REUTERS | Chaiwat Subprasom

Bruce Macmillan, Founder Director of The Centre for Legal Leadership, answers questions on the personal development of in-house lawyers.

I’ve recently accepted the role of GC in a medium-sized legal team which I’m due to start in May. What steps should I be taking now to ensure that I am up to speed when I start my new role?

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In February’s vlog, I discuss ongoing preparations for the General Data Protection Regulation (GDPR), the consultation on amendments to the UK Corporate Governance Code, the government’s response to the Taylor Review,  the feasibility of virtual-only AGMs, the government’s new Office for Product Safety and Standards and other developments on the horizon for April 2018 and beyond.

Practical Law In-house Sara Catley
REUTERS | Pillar Lee

Developing a higher level of emotional intelligence (EQ) can enhance not only performance and professional success; it also helps individuals to feel more fulfilled, have more effective relationships with others and is a key skill in the maintenance of wellbeing.

As team leaders and individuals look at their goals and development areas for 2018, this is a good moment to consider this particular skill and whether it is sufficiently considered and developed for them (and their teams) or one to ‘work on’ this year.

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REUTERS | Stephen Hird

As many of us have learned this winter in the UK, the problem when preparing a vaccine for the seasonal influenza virus is that the medical professionals must guess which strains of flu will be most virulent six months after the vaccine is being prepared. The drafter of the financial contract faces a similar problem.

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REUTERS | Louafi Larbi

The General Data Protection Regulation 2016/679 (GDPR) will be implemented in the UK and across the EU from 25 May 2018. The build-up has been characterised by noise and scaremongering about fines and an endless supply of new GDPR ‘experts’.

However, whilst the Information Commissioner’s Office (ICO) and the Article 29 Working Party have some useful resources, there has been a notable lack of practical guidance. So, unless you have spent the past six years following data protection reform and especially if you are feeling like a GDPR straggler with only 100 days to go, you might need some practical tips. Continue reading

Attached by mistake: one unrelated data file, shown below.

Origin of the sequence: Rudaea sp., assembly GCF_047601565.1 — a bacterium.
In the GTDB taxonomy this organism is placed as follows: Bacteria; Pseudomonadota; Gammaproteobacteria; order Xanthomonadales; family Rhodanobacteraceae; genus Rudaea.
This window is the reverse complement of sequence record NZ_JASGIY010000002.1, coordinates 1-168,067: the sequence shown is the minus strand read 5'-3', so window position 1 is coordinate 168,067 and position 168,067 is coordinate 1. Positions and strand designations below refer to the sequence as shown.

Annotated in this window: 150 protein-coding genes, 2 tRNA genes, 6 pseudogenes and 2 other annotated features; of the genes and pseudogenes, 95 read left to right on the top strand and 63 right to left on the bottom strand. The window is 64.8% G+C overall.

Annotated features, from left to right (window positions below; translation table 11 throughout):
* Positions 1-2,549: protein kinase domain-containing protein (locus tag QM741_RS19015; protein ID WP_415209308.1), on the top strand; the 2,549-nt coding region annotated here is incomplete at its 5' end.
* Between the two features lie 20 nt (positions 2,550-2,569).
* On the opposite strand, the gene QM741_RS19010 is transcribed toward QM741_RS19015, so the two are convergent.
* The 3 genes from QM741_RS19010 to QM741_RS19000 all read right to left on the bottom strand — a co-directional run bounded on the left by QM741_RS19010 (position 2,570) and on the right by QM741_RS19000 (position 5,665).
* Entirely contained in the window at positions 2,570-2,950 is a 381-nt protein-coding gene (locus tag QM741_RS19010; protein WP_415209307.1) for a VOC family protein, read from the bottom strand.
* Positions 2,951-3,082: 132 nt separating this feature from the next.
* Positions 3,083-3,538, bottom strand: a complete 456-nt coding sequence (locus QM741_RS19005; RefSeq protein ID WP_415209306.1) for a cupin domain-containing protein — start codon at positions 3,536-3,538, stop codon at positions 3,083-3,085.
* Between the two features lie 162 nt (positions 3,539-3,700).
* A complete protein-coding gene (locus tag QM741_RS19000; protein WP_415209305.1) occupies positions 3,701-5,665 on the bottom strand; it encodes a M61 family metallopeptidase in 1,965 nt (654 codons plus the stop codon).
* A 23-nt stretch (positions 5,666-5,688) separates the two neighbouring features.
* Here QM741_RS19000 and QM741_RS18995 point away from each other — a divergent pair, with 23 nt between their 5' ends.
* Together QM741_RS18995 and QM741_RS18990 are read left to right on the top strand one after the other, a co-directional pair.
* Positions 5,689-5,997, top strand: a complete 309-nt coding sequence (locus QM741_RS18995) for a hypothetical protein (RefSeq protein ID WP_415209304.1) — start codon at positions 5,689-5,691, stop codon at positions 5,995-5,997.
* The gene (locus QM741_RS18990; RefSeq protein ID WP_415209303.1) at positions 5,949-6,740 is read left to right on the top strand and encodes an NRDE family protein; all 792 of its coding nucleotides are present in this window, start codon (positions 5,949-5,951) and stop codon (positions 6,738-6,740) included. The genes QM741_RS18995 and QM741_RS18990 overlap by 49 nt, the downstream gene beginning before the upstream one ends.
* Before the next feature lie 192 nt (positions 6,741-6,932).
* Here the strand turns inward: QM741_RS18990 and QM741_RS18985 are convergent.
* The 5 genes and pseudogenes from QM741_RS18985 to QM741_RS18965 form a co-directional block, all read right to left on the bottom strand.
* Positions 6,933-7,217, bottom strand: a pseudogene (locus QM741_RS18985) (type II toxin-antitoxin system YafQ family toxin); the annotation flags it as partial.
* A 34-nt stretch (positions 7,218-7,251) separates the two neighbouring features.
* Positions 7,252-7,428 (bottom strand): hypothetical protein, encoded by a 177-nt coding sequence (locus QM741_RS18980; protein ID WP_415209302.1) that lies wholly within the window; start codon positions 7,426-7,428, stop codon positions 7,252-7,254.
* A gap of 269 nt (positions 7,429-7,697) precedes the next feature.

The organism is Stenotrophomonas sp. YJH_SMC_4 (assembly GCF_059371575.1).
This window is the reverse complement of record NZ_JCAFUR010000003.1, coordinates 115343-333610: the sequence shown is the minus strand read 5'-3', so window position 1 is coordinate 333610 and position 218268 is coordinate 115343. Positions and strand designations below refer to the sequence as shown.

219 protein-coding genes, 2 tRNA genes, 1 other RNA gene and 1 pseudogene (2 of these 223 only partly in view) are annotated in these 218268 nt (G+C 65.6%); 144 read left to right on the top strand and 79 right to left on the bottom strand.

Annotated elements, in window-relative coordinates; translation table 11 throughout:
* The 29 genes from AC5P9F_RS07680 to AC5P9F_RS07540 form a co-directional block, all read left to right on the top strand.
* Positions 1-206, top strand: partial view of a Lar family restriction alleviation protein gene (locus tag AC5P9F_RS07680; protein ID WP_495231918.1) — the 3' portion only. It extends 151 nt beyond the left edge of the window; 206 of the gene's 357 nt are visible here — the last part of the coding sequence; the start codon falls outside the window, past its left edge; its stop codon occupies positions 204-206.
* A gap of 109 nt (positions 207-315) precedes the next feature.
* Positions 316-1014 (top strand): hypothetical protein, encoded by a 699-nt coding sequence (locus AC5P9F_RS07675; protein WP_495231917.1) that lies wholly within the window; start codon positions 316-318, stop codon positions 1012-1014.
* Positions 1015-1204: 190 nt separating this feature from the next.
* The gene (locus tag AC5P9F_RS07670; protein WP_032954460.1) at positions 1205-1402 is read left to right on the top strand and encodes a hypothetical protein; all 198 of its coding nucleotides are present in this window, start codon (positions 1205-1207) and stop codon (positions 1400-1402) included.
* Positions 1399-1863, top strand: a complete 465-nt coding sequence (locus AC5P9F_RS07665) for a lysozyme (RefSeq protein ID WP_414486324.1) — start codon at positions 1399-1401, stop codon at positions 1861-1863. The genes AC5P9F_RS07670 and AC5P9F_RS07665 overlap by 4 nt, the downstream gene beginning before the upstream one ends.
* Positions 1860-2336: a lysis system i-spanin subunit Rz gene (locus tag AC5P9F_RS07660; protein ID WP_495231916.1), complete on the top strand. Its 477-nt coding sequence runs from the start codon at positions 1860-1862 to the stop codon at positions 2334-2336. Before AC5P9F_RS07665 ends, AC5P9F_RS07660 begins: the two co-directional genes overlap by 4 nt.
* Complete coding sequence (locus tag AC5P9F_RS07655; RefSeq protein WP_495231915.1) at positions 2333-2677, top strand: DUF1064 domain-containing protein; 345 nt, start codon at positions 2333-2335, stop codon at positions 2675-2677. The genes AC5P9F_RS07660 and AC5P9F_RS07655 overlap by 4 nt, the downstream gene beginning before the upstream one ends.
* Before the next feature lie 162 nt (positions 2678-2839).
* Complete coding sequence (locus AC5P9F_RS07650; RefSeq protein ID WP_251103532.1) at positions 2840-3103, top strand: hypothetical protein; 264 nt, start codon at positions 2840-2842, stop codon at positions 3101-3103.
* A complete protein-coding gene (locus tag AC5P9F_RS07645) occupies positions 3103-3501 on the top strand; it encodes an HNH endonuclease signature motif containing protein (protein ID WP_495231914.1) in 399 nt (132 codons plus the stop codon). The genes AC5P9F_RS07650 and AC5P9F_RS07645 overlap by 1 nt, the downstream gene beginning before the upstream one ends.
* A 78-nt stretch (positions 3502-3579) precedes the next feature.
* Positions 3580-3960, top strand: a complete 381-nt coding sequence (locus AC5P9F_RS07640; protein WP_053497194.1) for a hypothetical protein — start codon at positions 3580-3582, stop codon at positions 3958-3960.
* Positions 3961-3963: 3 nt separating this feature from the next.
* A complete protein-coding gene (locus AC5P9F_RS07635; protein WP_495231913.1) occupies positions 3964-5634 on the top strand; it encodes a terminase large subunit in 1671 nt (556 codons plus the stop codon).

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The mornings are getting lighter and reasons to be cheerful increase, including even in the world of data protection. “Steady on” I hear some say but a few headaches may subside at least with the news that the ICO has recently enhanced its guide to the GDPR. In doing so, it has shone some much needed light on a number of previously murky areas of the Regulation. These include:

  • More detailed explanation of the ICO’s expectations in relation to the documentation of processing activities (under Article 30).
  • Further clarity on what is expected in the event of a personal data breach (under Articles 33 and 34).
  • New guidance on what constitutes lawful processing, in particular in relation to performance of a contract with the data subject (Article 6(1)(b)), compliance with a legal obligation (Article 6(1)(c)), protection of vital interests (Article 6(1)(d)) and performance of a task carried out in the public interest (Article 6(1)(e)).

For more information on these developments, see Practical Law Data Protection’s recent legal update.

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REUTERS | Jon Nazca

Several Brexit-related Bills continued their passage through Parliament during January, including the European Union (Withdrawal) Bill 2017-19, the Trade Bill 2017-2019 and the Sanctions and Anti-Money Laundering Bill. Near the end of the month, the General Council (Article 50) adopted a Council Decision and supplementary negotiating directives for the Brexit negotiations, which set out the EU 27’s negotiating position on a transition period.

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REUTERS | Kacper Pempel

Artificial intelligence (AI) is not new. Cognitive scientist John McCarthy coined the term in his 1955 proposal for the 1956 Dartmouth Artificial Intelligence Conference, which gave birth to the field of AI.

In recent years, however, vast improvements in computing power and heavy investments by giant technology companies have brought about a revolution in AI which is rapidly gaining pace, creating a challenging new landscape for brand owners and the legislation they rely upon for protection.

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REUTERS | Global Creative Services (no copyright)

Described by some as the “new oil” for the digital economy, there is no doubt that data are now seen as critical for organisations to succeed. Data affect all businesses and industries, and dealing with data is an issue for the whole business as it affects every team within an organisation. Continue reading